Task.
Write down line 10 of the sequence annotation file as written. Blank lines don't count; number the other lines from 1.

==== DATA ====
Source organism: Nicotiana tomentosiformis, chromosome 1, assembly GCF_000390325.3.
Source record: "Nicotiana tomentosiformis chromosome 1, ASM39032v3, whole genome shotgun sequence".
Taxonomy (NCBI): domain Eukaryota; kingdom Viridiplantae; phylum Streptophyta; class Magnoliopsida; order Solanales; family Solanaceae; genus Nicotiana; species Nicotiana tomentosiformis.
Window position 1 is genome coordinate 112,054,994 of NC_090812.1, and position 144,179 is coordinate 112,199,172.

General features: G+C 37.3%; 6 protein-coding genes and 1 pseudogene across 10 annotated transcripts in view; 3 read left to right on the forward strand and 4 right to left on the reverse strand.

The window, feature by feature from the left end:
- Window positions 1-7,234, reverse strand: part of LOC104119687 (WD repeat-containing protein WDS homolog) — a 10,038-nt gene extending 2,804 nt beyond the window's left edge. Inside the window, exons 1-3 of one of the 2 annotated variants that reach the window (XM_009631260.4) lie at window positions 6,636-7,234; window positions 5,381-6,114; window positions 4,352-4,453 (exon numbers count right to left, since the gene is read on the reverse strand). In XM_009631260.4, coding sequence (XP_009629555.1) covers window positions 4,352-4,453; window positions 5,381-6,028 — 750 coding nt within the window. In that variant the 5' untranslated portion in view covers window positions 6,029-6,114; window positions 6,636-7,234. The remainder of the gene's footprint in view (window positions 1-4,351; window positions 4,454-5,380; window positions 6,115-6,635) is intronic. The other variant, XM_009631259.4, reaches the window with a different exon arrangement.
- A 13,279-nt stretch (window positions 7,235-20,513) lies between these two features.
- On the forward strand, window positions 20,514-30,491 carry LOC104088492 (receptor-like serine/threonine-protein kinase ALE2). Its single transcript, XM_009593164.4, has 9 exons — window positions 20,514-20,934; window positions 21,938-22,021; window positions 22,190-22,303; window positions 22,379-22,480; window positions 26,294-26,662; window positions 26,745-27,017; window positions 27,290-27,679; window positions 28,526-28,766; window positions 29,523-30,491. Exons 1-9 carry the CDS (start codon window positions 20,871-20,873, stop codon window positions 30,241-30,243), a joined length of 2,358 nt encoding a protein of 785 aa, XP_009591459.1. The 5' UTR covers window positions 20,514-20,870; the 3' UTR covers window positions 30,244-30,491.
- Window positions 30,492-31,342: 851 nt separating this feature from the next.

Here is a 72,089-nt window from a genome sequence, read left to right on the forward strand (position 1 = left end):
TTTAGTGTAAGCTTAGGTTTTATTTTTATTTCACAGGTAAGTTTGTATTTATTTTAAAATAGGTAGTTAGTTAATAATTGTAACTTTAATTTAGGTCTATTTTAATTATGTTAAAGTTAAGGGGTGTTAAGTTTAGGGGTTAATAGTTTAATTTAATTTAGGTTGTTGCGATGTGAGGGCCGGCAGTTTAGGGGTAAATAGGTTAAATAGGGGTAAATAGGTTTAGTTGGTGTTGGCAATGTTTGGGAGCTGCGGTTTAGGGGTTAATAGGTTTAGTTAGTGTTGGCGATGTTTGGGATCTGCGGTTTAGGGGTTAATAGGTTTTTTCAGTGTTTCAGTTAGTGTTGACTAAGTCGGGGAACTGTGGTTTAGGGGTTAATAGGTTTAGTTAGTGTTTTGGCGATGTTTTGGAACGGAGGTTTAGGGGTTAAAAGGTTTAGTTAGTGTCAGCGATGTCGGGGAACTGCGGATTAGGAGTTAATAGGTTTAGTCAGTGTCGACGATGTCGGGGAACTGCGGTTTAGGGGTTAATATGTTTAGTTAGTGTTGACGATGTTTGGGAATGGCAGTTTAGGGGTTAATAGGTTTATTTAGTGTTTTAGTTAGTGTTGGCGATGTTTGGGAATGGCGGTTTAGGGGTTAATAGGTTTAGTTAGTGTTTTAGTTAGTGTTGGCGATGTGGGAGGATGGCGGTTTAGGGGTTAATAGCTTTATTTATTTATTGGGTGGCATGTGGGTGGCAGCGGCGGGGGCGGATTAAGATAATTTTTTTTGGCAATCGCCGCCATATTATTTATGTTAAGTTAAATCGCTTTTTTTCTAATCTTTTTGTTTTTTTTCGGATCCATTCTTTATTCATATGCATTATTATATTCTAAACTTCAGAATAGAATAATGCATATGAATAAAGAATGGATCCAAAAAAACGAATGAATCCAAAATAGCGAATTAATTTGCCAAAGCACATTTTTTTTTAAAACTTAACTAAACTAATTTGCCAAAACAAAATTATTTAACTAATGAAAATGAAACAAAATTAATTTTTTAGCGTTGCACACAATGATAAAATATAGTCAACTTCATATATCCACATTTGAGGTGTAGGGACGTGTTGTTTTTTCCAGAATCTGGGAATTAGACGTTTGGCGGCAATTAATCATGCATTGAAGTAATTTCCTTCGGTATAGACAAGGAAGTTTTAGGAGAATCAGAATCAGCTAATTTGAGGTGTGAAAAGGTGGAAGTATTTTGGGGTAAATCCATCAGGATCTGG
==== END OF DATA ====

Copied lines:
- Window positions 30,492-31,342: 851 nt separating this feature from the next.